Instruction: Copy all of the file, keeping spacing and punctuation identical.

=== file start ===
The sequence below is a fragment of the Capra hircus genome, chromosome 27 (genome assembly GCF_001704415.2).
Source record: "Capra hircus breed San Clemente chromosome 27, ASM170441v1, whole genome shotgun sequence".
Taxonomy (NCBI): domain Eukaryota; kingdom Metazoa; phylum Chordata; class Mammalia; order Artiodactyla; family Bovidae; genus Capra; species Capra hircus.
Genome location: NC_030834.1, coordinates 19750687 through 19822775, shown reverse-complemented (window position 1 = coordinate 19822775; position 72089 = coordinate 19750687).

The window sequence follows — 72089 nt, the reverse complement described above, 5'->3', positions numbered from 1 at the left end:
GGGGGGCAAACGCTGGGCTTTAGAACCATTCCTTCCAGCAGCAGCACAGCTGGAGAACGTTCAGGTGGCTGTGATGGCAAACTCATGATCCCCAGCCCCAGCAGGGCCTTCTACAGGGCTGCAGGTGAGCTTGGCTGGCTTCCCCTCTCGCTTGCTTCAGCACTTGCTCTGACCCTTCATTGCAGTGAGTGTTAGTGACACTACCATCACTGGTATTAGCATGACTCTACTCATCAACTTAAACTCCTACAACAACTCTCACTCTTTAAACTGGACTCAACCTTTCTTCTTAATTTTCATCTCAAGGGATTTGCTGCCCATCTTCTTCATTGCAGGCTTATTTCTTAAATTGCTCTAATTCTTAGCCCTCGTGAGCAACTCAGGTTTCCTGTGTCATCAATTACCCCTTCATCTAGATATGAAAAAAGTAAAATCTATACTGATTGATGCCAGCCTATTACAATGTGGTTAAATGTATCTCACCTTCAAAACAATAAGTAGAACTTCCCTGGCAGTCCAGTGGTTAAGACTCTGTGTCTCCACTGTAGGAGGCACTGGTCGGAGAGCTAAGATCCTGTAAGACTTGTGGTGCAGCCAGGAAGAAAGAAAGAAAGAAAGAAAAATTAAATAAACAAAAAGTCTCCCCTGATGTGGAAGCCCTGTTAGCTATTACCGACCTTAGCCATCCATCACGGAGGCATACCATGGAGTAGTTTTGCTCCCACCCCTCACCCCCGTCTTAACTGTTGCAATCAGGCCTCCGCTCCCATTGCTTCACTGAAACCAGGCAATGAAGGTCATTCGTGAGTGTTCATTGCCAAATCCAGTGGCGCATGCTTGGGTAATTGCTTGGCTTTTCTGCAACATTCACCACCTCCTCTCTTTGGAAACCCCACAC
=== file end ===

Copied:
The sequence below is a fragment of the Capra hircus genome, chromosome 27 (genome assembly GCF_001704415.2).
Source record: "Capra hircus breed San Clemente chromosome 27, ASM170441v1, whole genome shotgun sequence".
Taxonomy (NCBI): domain Eukaryota; kingdom Metazoa; phylum Chordata; class Mammalia; order Artiodactyla; family Bovidae; genus Capra; species Capra hircus.
Genome location: NC_030834.1, coordinates 19750687 through 19822775, shown reverse-complemented (window position 1 = coordinate 19822775; position 72089 = coordinate 19750687).

The window sequence follows — 72089 nt, the reverse complement described above, 5'->3', positions numbered from 1 at the left end:
GGGGGGCAAACGCTGGGCTTTAGAACCATTCCTTCCAGCAGCAGCACAGCTGGAGAACGTTCAGGTGGCTGTGATGGCAAACTCATGATCCCCAGCCCCAGCAGGGCCTTCTACAGGGCTGCAGGTGAGCTTGGCTGGCTTCCCCTCTCGCTTGCTTCAGCACTTGCTCTGACCCTTCATTGCAGTGAGTGTTAGTGACACTACCATCACTGGTATTAGCATGACTCTACTCATCAACTTAAACTCCTACAACAACTCTCACTCTTTAAACTGGACTCAACCTTTCTTCTTAATTTTCATCTCAAGGGATTTGCTGCCCATCTTCTTCATTGCAGGCTTATTTCTTAAATTGCTCTAATTCTTAGCCCTCGTGAGCAACTCAGGTTTCCTGTGTCATCAATTACCCCTTCATCTAGATATGAAAAAAGTAAAATCTATACTGATTGATGCCAGCCTATTACAATGTGGTTAAATGTATCTCACCTTCAAAACAATAAGTAGAACTTCCCTGGCAGTCCAGTGGTTAAGACTCTGTGTCTCCACTGTAGGAGGCACTGGTCGGAGAGCTAAGATCCTGTAAGACTTGTGGTGCAGCCAGGAAGAAAGAAAGAAAGAAAGAAAAATTAAATAAACAAAAAGTCTCCCCTGATGTGGAAGCCCTGTTAGCTATTACCGACCTTAGCCATCCATCACGGAGGCATACCATGGAGTAGTTTTGCTCCCACCCCTCACCCCCGTCTTAACTGTTGCAATCAGGCCTCCGCTCCCATTGCTTCACTGAAACCAGGCAATGAAGGTCATTCGTGAGTGTTCATTGCCAAATCCAGTGGCGCATGCTTGGGTAATTGCTTGGCTTTTCTGCAACATTCACCACCTCCTCTCTTTGGAAACCCCACAC